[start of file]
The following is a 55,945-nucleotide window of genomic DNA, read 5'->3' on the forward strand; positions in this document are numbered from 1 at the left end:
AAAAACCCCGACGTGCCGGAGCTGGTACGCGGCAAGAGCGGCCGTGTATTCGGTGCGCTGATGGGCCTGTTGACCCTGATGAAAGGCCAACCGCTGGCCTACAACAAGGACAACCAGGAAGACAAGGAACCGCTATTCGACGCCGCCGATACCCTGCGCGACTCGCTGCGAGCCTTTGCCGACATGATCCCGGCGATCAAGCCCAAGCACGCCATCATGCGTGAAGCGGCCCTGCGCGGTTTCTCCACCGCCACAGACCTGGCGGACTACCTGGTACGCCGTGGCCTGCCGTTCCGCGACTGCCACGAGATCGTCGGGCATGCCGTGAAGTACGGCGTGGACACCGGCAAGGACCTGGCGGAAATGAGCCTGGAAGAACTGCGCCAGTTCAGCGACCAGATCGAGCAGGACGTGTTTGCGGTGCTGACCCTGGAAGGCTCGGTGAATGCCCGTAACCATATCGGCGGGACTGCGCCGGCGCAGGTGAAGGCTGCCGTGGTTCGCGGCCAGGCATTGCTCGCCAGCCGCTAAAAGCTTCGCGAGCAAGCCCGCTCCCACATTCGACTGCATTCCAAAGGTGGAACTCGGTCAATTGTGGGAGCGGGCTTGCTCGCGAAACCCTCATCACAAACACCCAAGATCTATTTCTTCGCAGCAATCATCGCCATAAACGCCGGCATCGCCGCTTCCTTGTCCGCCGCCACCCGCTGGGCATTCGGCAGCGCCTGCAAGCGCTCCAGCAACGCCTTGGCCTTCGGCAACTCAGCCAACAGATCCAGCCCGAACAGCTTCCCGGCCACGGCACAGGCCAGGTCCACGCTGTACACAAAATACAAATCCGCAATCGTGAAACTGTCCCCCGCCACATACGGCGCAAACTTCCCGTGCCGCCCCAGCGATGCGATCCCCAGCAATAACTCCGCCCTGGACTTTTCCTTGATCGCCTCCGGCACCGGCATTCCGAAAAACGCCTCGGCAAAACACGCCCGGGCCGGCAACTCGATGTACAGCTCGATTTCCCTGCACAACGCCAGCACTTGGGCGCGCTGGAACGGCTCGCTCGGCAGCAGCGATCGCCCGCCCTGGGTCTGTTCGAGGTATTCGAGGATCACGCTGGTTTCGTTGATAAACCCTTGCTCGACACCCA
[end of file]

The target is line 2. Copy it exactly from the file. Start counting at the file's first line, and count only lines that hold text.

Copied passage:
AAAAACCCCGACGTGCCGGAGCTGGTACGCGGCAAGAGCGGCCGTGTATTCGGTGCGCTGATGGGCCTGTTGACCCTGATGAAAGGCCAACCGCTGGCCTACAACAAGGACAACCAGGAAGACAAGGAACCGCTATTCGACGCCGCCGATACCCTGCGCGACTCGCTGCGAGCCTTTGCCGACATGATCCCGGCGATCAAGCCCAAGCACGCCATCATGCGTGAAGCGGCCCTGCGCGGTTTCTCCACCGCCACAGACCTGGCGGACTACCTGGTACGCCGTGGCCTGCCGTTCCGCGACTGCCACGAGATCGTCGGGCATGCCGTGAAGTACGGCGTGGACACCGGCAAGGACCTGGCGGAAATGAGCCTGGAAGAACTGCGCCAGTTCAGCGACCAGATCGAGCAGGACGTGTTTGCGGTGCTGACCCTGGAAGGCTCGGTGAATGCCCGTAACCATATCGGCGGGACTGCGCCGGCGCAGGTGAAGGCTGCCGTGGTTCGCGGCCAGGCATTGCTCGCCAGCCGCTAAAAGCTTCGCGAGCAAGCCCGCTCCCACATTCGACTGCATTCCAAAGGTGGAACTCGGTCAATTGTGGGAGCGGGCTTGCTCGCGAAACCCTCATCACAAACACCCAAGATCTATTTCTTCGCAGCAATCATCGCCATAAACGCCGGCATCGCCGCTTCCTTGTCCGCCGCCACCCGCTGGGCATTCGGCAGCGCCTGCAAGCGCTCCAGCAACGCCTTGGCCTTCGGCAACTCAGCCAACAGATCCAGCCCGAACAGCTTCCCGGCCACGGCACAGGCCAGGTCCACGCTGTACACAAAATACAAATCCGCAATCGTGAAACTGTCCCCCGCCACATACGGCGCAAACTTCCCGTGCCGCCCCAGCGATGCGATCCCCAGCAATAACTCCGCCCTGGACTTTTCCTTGATCGCCTCCGGCACCGGCATTCCGAAAAACGCCTCGGCAAAACACGCCCGGGCCGGCAACTCGATGTACAGCTCGATTTCCCTGCACAACGCCAGCACTTGGGCGCGCTGGAACGGCTCGCTCGGCAGCAGCGATCGCCCGCCCTGGGTCTGTTCGAGGTATTCGAGGATCACGCTGGTTTCGTTGATAAACCCTTGCTCGACACCCA